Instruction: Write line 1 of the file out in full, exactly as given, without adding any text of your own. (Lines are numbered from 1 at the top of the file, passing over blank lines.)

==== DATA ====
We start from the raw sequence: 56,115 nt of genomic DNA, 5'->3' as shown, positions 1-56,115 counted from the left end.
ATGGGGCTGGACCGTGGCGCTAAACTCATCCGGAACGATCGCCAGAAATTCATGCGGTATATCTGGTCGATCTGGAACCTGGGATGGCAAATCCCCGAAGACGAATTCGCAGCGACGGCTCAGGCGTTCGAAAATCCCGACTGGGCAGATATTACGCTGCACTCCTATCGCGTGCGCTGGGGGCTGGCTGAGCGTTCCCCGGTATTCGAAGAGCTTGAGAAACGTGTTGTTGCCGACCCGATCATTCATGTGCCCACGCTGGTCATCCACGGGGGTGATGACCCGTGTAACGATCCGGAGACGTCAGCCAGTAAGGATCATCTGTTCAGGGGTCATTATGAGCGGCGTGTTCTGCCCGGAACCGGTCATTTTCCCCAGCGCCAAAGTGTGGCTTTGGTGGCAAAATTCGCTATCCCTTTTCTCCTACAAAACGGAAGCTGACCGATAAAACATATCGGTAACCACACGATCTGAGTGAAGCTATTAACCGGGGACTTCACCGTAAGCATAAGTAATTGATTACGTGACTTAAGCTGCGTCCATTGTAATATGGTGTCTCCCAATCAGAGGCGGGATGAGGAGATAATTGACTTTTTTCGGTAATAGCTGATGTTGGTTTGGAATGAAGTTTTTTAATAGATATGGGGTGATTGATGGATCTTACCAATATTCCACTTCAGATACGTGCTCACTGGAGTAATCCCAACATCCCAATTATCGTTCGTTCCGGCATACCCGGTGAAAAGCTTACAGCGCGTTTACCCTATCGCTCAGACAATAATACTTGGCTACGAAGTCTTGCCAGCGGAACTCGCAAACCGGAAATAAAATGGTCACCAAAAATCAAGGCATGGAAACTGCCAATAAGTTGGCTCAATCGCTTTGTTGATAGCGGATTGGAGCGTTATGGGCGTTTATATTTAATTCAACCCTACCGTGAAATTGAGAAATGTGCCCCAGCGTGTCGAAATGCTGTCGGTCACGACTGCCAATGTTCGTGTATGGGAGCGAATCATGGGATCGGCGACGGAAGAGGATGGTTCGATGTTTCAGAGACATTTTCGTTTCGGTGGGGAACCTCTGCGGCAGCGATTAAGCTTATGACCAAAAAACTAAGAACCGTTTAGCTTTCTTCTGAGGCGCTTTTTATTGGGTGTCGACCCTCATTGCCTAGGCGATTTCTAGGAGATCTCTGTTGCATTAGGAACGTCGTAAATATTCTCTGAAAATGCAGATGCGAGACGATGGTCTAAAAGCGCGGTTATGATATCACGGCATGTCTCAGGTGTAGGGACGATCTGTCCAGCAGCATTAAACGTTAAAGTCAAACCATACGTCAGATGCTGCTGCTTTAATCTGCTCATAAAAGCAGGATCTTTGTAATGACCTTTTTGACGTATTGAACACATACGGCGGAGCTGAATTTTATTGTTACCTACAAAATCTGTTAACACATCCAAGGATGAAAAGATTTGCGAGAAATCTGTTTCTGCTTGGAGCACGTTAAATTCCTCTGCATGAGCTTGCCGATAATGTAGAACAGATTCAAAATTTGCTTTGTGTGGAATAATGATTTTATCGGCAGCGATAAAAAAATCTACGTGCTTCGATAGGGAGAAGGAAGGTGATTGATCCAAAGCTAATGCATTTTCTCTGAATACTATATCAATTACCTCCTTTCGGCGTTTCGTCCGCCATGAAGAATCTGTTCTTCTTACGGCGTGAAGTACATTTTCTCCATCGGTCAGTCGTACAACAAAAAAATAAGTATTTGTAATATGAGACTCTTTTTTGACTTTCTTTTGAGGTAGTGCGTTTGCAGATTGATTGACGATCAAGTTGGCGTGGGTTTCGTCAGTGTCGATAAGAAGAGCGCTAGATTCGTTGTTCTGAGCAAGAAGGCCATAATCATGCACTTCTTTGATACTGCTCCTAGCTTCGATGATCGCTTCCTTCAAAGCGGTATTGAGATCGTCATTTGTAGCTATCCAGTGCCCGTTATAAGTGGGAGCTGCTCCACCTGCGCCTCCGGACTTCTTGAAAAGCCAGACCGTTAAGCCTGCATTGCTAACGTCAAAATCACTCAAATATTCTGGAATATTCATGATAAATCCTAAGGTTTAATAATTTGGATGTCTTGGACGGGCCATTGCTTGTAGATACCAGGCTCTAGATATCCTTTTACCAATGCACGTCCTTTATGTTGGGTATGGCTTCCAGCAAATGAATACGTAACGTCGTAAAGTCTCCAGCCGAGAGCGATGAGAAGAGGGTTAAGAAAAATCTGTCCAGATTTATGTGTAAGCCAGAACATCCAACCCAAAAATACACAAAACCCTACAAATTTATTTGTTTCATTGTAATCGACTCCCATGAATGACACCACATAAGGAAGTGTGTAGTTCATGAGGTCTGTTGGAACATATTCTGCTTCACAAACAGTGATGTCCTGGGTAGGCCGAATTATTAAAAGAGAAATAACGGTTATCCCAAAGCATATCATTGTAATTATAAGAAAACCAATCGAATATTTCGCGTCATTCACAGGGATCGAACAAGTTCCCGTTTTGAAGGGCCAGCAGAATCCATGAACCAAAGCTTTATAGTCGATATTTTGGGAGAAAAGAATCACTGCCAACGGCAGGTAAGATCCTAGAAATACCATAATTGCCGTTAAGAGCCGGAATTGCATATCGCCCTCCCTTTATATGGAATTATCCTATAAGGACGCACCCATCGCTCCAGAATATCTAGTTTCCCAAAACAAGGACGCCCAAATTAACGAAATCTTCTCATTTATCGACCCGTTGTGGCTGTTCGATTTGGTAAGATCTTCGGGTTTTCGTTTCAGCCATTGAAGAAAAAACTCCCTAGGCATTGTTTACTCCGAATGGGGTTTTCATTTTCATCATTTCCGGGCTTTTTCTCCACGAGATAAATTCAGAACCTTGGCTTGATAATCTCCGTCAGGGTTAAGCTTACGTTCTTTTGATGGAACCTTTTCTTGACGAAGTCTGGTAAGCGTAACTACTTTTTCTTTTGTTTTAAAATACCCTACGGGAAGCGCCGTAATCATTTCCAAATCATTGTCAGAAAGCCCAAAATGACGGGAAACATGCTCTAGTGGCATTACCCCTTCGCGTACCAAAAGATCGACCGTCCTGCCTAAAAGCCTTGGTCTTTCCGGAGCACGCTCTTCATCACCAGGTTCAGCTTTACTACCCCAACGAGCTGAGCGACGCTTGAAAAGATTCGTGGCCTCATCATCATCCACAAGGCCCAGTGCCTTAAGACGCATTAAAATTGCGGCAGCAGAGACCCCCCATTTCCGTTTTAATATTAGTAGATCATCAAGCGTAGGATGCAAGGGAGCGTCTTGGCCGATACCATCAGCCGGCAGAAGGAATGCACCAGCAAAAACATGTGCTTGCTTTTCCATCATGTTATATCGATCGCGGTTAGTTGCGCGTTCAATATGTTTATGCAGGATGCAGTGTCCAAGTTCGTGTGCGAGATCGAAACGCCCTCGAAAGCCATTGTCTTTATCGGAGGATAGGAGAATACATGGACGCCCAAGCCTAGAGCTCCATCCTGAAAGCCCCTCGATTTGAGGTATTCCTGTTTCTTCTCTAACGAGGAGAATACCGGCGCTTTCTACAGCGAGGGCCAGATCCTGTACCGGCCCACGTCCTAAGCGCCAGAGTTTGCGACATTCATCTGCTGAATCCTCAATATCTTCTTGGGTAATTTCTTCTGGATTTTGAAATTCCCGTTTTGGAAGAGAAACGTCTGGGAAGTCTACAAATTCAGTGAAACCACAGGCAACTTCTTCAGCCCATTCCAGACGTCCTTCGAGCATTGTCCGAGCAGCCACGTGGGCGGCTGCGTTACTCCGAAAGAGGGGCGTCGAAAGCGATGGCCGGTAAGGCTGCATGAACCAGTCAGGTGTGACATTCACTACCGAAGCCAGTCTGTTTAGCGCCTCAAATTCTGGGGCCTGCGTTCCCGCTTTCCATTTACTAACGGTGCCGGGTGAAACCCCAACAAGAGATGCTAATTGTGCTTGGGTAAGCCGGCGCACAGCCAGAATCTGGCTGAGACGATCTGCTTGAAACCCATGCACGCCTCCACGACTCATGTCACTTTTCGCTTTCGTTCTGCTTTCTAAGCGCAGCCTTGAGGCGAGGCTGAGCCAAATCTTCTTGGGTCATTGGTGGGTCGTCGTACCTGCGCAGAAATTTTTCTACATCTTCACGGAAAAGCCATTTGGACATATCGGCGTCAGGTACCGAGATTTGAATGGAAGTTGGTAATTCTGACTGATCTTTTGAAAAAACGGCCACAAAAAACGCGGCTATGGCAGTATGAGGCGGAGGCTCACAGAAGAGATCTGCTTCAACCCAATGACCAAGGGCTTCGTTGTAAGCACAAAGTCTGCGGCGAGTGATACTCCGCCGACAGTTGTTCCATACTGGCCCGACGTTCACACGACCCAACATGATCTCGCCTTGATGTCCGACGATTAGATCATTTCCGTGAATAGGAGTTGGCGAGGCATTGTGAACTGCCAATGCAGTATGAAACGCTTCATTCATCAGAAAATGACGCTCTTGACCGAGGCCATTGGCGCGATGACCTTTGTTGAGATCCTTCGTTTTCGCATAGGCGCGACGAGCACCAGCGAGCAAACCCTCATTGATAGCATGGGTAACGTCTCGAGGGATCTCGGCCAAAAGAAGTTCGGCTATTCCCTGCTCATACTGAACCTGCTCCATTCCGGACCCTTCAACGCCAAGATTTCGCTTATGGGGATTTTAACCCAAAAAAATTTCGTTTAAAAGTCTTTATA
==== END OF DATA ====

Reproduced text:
We start from the raw sequence: 56,115 nt of genomic DNA, 5'->3' as shown, positions 1-56,115 counted from the left end.